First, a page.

I would further add, that the behavior of these multiples is, on the whole, destructive to the profession. However, I am afraid, their market dominance means they can get away with it. This will all end in tears, a destroyed profession OWNED by multiples. We will all merely be employees who will be at the whim of our masters! Sad sad times......

sanjai sankar, Locum pharmacist

Not only have rates gone down, but locum "job satisfaction" is at its lowest ebb now and that's not just because of the money...Bullying, being treated like a commodity and being a scape goat for any problems that arise often results in a call to the agency with a "complaint"....They often don't look at the "good" work you may have done during the day...Its a real shame that we are at the mercy of the Corporates now I cant see it changing too much...I am also dabbling with the idea of a career change after 15 years in Pharmacy...

Leon The Apothecary, Student

A majority of locums I have had the pleasure to work with have been real experts of knowledge and customer service. However, they also tell me tales of struggling to find consistant work, and being pressured into lower rates than they would be happy with.

I initially wanted to go to University to do a pharmacy degree. Now ~ I'm looking at other courses instead.

GREGORY TUCKER, Administration & Support

Wise move.

Chris Locum, Locum pharmacist

At least you have first hand insight! I have come across plenty that do not and managed to put one off after telling them to investigate more thoroughly without rose tinted opinion.

Chad Harris, Community pharmacist

I've got nearly 20 years' experience and class myself as pretty experienced and good, but got told last month I was getting a 14% pay cut in hourly rate. Just like all the other locums.
I've worked for some companies for over a decade, but at the end of the day, if you start acting like a diva, and being difficult, and digging your heels in, you will be replaced. No matter what you charge. I would not recommend a career in community pharmacy to anyone these days. I remember the days when you were ASKED what you charged, now you are TOLD what to charge!
The more worrying thing though, is when will rates ever increase again? If you have been cut from 23 to 20 or 19, how many years to get BACK to 23, let alone above it? And yet I see people I was at college with, now Drs, earning 60/70hr as locums, etc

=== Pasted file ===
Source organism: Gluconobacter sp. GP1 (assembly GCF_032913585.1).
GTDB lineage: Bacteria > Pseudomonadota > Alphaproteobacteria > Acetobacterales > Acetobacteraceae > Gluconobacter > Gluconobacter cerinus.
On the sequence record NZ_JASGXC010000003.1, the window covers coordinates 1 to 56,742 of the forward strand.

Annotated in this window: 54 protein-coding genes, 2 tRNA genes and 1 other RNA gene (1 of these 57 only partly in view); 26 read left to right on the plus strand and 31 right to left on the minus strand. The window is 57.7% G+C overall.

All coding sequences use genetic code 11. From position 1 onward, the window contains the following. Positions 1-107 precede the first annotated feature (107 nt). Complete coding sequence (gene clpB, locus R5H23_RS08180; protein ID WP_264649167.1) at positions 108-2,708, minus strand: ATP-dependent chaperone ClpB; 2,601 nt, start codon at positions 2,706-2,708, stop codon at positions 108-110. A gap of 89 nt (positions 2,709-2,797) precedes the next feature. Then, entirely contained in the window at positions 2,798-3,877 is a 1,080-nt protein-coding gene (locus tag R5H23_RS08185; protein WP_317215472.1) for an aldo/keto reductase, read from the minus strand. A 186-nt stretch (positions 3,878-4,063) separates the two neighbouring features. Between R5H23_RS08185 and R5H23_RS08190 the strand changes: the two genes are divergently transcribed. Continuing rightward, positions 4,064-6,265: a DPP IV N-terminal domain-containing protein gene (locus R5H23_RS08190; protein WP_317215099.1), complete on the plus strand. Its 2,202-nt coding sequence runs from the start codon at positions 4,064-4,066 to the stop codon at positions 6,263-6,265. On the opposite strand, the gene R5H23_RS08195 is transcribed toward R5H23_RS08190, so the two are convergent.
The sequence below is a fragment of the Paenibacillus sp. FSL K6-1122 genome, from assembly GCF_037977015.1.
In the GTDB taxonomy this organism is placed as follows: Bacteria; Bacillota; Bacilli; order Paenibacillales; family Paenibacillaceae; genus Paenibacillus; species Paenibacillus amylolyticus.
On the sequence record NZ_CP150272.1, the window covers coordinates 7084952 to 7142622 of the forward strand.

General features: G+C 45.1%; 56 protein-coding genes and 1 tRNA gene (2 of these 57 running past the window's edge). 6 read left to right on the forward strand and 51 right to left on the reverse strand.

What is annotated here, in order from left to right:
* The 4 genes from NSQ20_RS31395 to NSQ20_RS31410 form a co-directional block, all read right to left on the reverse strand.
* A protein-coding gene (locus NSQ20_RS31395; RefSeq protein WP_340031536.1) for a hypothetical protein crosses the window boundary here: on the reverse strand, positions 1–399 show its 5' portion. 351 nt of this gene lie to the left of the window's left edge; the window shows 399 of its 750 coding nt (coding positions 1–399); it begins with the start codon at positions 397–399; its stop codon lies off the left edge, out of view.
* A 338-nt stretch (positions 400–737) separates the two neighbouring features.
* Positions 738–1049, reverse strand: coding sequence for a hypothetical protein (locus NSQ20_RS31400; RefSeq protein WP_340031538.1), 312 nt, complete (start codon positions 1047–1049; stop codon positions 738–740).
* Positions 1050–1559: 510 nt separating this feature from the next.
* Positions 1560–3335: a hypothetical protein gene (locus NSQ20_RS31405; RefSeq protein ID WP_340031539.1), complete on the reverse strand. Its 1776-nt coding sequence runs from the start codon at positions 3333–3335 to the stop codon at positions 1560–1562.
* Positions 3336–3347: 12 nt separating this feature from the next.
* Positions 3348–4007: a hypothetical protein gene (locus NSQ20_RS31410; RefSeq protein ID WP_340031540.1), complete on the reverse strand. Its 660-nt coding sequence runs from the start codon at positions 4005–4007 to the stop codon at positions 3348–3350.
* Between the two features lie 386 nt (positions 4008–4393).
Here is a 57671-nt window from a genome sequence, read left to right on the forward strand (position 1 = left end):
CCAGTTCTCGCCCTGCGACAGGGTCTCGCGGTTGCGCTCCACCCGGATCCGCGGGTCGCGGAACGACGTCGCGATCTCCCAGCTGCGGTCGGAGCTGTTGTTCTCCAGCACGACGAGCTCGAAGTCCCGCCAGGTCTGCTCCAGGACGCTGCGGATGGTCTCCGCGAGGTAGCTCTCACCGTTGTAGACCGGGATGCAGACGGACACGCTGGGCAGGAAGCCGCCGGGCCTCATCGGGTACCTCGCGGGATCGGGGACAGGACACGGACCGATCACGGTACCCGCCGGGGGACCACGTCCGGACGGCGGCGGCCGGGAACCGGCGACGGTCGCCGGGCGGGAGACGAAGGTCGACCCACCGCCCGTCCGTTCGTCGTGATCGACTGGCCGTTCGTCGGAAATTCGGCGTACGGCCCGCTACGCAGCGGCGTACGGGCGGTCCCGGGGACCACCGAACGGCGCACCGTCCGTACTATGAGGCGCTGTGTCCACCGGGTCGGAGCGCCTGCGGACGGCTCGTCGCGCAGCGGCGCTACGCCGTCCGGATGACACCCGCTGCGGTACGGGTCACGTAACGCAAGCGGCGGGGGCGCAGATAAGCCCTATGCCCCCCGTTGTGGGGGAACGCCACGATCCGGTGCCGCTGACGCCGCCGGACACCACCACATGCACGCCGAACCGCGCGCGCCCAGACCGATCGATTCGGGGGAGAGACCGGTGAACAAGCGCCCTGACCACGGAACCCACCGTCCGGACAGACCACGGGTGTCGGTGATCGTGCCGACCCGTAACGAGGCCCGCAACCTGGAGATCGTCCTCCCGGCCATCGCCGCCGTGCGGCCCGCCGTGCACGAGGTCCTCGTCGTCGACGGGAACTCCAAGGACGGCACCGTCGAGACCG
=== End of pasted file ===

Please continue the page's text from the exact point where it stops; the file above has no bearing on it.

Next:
The worst bit though, is the rate goes DOWN, but the work goes UP!
If I was 10 to 15 years younger I would do another degree.

Rebecca Dodd, Locum pharmacist

I totally agree, if i had my time again. never pharmacy. They never told you this at university.

Chris Locum, Locum pharmacist

I echo those comments like many others. After 20+ years I ask myself where I went wrong. I never regretted my choice of career - just the leaders and politicians we have had in that time.

We are now shunted into a supply and demand equation. As the DoH can turn the screw and treat dispensing services like the supply of cheap commodity, so our remuneration will be forced down under the current funding joke.

It does not matter who you listen to and who you vote for - only price has any consideration. Good old Blighty now has an enormous deficit and we are not a priority on the political landscape, until too late in the day.

Then of course the supply chain will be probably damaged to the extent it can't be recovered.....and still the work load increases with more red tape.

David Lewis, Community pharmacist

Here here. Couldn't agree more. I've not taken a booking from Lloyds since they reduced their rates and mileage allowances. Some would argue that I'm cutting off my nose to spite my face -but - if all locums were to stick to their guns and refuse bookings at lower rates then companies would be forced to pay more. I've been offered a painting and decorating job paying £170 a day. No hassle. No risk of criminal conviction. No travel costs. Looking more attractive every day!!

Dorothy Drury, Community pharmacist

No they wouldn't, there would be more selective recruitment of pharmacists from the EU. We are producing more then enough pharmacists from British Universities but still have about 4,000 EU pharmacists per year if you look at the statistics from the Border Agency Control on movement of regulated professions. The same problem apparently for dentists and vets. There is such high employment in many countries and free movement between the EU.